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The village nestled on the cliff: Manarola

This is the article, which is part of the Cinque Terre series: here I will talk about the second village, whose name is Manarola. I visited Manarola at the end of October,  hoping that there would be less people visiting Cinque Terre, but it was not like this at all! I thought I came back in summer for the great amount of people walking around. I wanted to relax looking at the sea but the truth was that there was not even a free bench xD

Some Information About Manarola 

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The village of Manarola was founded when the people from Vara Valley emigrated to the sea to exploit its resources like fishing and its strategic position by joining commercial trades. Manarola hosts a very nice festival during Christmas: they make a bright nativity scene on the hill that towers over the village, using the fields where they grow grapes.

Manarola Proper Village

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If you are a tourist and you are travelling by train, you will surely avoid this part of the village because the train station is located near the sea cutting out this part. If you are travelling by car, you will have to walk for 10 minutes before reaching the city centre and you can pass through the small alleyways and houses that make up the upper part of the village, which is normally left out by the tourists. At the top of the village you can stumble upon a nice church and a square overlooking the whole village allowing you to have a nice glimpse over Manarola from above. Just go ahead and try to venture into the small alleyways nestled between the crumbling and colorful houses and you will be rewarded.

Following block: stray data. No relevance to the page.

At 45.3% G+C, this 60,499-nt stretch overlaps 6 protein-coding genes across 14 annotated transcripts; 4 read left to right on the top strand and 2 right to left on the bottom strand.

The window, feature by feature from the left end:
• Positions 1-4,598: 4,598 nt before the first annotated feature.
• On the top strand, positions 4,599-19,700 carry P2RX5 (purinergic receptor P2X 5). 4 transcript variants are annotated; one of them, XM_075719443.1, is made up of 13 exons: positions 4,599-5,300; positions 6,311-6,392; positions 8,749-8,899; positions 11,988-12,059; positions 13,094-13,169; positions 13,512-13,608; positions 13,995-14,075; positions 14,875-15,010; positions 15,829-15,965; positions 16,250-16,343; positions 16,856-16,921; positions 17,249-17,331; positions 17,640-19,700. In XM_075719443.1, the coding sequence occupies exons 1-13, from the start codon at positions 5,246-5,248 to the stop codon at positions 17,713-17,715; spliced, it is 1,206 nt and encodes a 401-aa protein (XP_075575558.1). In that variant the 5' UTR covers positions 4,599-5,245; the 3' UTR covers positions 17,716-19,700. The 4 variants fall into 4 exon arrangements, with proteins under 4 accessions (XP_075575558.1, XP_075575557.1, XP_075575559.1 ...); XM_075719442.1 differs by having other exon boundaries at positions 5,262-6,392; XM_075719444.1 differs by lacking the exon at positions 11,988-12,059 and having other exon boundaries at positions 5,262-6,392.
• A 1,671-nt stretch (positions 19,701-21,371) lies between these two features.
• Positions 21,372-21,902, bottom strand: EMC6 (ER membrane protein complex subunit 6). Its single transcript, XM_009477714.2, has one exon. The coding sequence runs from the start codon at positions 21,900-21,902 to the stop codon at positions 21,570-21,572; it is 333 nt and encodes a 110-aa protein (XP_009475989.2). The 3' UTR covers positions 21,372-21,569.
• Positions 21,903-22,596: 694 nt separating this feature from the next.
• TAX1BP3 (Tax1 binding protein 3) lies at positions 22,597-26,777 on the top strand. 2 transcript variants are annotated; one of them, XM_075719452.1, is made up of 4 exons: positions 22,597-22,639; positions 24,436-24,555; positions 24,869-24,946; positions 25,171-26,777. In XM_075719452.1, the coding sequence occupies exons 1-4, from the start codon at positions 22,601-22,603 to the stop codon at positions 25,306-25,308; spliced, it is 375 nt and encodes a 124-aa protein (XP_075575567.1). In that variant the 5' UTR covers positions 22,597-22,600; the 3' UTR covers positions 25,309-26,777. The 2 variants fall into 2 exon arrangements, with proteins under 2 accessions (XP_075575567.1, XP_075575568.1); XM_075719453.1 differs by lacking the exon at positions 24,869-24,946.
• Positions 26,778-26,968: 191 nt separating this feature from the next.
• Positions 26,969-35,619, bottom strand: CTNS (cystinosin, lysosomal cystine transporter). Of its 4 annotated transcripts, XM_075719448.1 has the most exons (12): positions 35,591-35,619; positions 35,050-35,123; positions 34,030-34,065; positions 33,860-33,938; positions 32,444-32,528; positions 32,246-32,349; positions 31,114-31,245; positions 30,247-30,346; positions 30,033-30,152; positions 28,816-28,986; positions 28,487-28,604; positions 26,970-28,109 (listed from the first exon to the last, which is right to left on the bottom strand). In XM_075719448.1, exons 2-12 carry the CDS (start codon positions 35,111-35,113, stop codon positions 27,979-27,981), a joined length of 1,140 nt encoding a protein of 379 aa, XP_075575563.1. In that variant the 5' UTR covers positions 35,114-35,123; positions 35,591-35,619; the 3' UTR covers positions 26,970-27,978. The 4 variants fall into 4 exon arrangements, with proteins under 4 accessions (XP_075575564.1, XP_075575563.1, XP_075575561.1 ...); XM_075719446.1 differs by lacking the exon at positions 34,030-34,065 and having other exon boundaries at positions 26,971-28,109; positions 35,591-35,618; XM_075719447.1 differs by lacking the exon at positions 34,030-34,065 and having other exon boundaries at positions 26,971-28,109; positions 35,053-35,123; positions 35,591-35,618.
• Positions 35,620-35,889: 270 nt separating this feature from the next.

Nestled between the houses, we found a small square overlooking the sea and the train station with some locals working in their cellars, I could still smell the wine and grapes that remained inside after the september harvest. There the atmsophere was surreal, no more the crowded and hot Cinque Terre that you might expect when you come in summer but everything was slow and authentic. Furthermore the crystalline water was calling out to me telling me to bathe! So clear and so warm, I really wanted to give it a try ahah

Via Belvedere

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This street is quite long and leads you through narrow alleyways until you reach a beautiful place overlooking the sea and part of the village with a curious crucifix made by the locals. Just proceed down the steep stairways and you will find yourself in the city center again. At the end of the alleyway you can find a small plaque where it is written a part of Montale’s poem. Other verses by him can be found in La Marina.

La Marina

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When you get off from the train, your just need to go straight and you already find yourself near the sea. Manarola is the only Cinque Terre villages that does not have a beach, not even a rocky one, this is the reason why in summer I rarely come here. Although this lack of beach, the beauty of Manarola lies on the view from the port over the cute village with its colorful houses all near each other. This view will repay your trip here even though you were expecting to bathe.

The Park